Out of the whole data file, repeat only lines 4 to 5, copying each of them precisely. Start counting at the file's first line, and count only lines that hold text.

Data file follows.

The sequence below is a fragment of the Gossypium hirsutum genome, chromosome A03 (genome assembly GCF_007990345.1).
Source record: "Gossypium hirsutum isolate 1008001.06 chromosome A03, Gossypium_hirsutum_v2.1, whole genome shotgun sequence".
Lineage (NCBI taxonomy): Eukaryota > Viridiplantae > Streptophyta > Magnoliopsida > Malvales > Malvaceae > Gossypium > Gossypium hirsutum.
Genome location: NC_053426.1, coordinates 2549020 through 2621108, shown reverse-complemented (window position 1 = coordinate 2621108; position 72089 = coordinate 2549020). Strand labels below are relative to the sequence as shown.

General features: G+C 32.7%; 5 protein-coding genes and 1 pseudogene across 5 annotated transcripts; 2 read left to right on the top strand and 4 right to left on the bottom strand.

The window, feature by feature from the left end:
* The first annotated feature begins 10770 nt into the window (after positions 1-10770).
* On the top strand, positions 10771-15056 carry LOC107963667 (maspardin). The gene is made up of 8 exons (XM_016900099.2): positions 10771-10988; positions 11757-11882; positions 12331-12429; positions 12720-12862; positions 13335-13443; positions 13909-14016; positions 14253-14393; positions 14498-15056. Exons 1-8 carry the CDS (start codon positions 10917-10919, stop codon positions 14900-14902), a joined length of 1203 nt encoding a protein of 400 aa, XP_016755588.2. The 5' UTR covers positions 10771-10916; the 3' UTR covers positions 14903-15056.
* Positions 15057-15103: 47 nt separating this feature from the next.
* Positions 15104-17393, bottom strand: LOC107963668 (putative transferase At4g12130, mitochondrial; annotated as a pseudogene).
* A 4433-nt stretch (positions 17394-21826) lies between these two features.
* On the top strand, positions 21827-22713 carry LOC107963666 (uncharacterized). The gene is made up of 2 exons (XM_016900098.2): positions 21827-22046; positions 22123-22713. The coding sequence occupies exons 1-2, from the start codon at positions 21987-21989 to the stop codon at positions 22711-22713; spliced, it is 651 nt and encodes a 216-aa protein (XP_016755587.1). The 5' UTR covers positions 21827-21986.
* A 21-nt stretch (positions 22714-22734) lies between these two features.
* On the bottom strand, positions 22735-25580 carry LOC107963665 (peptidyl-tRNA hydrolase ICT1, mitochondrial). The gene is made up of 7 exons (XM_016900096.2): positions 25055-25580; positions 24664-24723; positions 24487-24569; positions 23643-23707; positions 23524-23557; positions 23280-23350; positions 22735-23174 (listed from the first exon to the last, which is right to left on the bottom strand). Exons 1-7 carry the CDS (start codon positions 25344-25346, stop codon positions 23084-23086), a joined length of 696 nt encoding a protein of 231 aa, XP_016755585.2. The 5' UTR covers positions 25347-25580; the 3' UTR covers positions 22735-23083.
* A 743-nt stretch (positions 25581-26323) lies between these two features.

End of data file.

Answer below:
Genome location: NC_053426.1, coordinates 2549020 through 2621108, shown reverse-complemented (window position 1 = coordinate 2621108; position 72089 = coordinate 2549020). Strand labels below are relative to the sequence as shown.

General features: G+C 32.7%; 5 protein-coding genes and 1 pseudogene across 5 annotated transcripts; 2 read left to right on the top strand and 4 right to left on the bottom strand.